THE ULTIMATE GUIDE TO
COMPETENCY-BASED INTERVIEWING
THE ULTIMATE GUIDE TO
COMPETENCY-BASED
INTERVIEWING
Interviewing is no...
1.	 What competency-based interviews are and why employers use them
2.	 Doing your research – Discovering the qualities yo...
THE ULTIMATE GUIDE TO
COMPETENCY-BASED INTERVIEWING
WHAT ARE COMPETENCY-BASED INTERVIEWS AND WHY DO
EMPLOYERS USE THEM?
Co...
THE ULTIMATE GUIDE TO
COMPETENCY-BASED INTERVIEWING
COMPETENCY GROUPS
The particular skills and competencies that will be ...
THE ULTIMATE GUIDE TO
COMPETENCY-BASED INTERVIEWING
HOW TO PREPARE FOR YOUR INTERVIEWS
1: Identify the relevant competenci...
SOME COMMON MISTAKES OTHER
STUDENTS WILL MAKE AND YOU MUSTN’T!
THE ULTIMATE GUIDE TO
COMPETENCY-BASED INTERVIEWING
The fol...
THE ULTIMATE GUIDE TO
COMPETENCY-BASED INTERVIEWING
The following are some example answers to give you a good idea of how ...
THE ULTIMATE GUIDE TO
COMPETENCY-BASED INTERVIEWING
It’s a very competitive world out there and there is an abundance of
c...
THE ULTIMATE GUIDE TO
COMPETENCY-BASED INTERVIEWING
WHAT TO DO AND SAY ON THE BIG DAY
What to take with you
•	 Take notes/...
THE ULTIMATE GUIDE TO
COMPETENCY-BASED INTERVIEWING
•	 It is extremely important to ask strong and interesting questions a...
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Ultimate guide to interviewing for students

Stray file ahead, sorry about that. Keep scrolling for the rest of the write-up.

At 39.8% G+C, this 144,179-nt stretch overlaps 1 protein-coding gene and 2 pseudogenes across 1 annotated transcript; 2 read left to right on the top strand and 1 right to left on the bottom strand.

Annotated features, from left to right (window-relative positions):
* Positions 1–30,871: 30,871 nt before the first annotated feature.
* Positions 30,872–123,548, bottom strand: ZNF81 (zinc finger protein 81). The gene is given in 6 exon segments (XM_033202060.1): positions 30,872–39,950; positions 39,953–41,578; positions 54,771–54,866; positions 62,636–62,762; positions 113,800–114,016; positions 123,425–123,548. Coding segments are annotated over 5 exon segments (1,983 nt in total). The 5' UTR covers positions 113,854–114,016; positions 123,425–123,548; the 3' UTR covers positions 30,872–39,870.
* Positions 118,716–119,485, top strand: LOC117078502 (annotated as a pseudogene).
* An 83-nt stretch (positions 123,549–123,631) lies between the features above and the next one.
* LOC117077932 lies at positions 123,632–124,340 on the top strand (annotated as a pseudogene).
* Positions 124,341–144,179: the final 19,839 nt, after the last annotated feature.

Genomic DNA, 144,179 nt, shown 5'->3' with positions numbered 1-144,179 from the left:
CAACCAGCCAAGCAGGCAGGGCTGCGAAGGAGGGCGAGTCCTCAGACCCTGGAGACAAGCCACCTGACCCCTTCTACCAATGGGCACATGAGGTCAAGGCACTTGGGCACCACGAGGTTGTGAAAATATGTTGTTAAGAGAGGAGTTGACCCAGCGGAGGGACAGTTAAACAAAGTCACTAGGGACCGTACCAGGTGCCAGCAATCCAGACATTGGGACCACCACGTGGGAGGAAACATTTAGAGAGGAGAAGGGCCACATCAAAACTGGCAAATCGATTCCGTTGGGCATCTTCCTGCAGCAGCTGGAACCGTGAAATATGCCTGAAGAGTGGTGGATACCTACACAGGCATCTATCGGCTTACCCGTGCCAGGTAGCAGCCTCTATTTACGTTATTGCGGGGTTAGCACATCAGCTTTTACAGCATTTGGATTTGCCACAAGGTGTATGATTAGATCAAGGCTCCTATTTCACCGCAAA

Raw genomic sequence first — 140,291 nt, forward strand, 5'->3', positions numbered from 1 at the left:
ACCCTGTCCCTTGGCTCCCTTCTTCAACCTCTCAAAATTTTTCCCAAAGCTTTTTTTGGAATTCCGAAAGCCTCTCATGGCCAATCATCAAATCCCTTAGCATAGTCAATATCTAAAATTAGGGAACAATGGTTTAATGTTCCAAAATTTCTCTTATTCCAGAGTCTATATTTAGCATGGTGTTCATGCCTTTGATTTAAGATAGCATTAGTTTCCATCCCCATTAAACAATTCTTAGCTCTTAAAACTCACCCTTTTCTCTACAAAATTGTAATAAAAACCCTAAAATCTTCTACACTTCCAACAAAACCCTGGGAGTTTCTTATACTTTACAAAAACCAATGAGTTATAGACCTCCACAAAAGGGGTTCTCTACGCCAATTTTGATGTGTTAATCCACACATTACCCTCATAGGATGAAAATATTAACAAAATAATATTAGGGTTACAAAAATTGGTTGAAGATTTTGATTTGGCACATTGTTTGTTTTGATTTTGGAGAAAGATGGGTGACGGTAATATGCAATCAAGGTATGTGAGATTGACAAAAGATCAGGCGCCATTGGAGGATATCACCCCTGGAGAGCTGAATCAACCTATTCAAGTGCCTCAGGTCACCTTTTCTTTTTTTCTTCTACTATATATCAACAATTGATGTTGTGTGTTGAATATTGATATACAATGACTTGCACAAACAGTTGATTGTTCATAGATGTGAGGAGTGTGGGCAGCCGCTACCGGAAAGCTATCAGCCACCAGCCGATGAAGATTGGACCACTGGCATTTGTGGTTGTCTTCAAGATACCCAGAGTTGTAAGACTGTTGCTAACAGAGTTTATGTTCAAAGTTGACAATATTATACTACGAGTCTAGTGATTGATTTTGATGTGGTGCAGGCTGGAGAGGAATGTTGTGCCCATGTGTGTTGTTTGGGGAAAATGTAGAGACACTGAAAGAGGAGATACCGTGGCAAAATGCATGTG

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Tips and advice from graduate recruiters on how to sell yourself and what not to do at interview!

This is the ultimate guide to interviewing for students and recent graduates.

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Ultimate guide to interviewing for students

  1. 1. THE ULTIMATE GUIDE TO COMPETENCY-BASED INTERVIEWING THE ULTIMATE GUIDE TO COMPETENCY-BASED INTERVIEWING Interviewing is not a skill you are either born with or without. You can learn to interview well. The key to achieving this is through preparation and practice. In this free download we use expert advice to give you the best head start possible before facing an interviewer, with a comprehensive overview of competency based interviewing and some insider tips on how to tackle it. Competency based interviewing is the format you are most likely to encounter through your graduate recruitment process. More than 90% of top graduate employers use competency-based questions to identify the skills and behaviours required for working in their companies and they use these questions as selection criteria for choosing who to employ. If you want to get hired, the advice in the next few pages is invaluable! This guide has been put together by our team of graduate recruiters who boast years of experience interviewing graduates from blue- chip companies like PwC, RBS and Vodafone. It includes everything you need to know in order to have the best chance of succeeding in your interviews.
  2. 2. 1. What competency-based interviews are and why employers use them 2. Doing your research – Discovering the qualities you need 3. Competency groups 4. How to prepare for your interviews 5. How to structure your answers: S.T.A.R. 6. Some common mistakes other students will make and you mustn’t 7. What a good answer looks like 8. How to stand out from the crowd 9. What to do and say on the big day: A summary WHAT WILL I LEARN FROM THIS GUIDE? THE ULTIMATE GUIDE TO COMPETENCY-BASED INTERVIEWING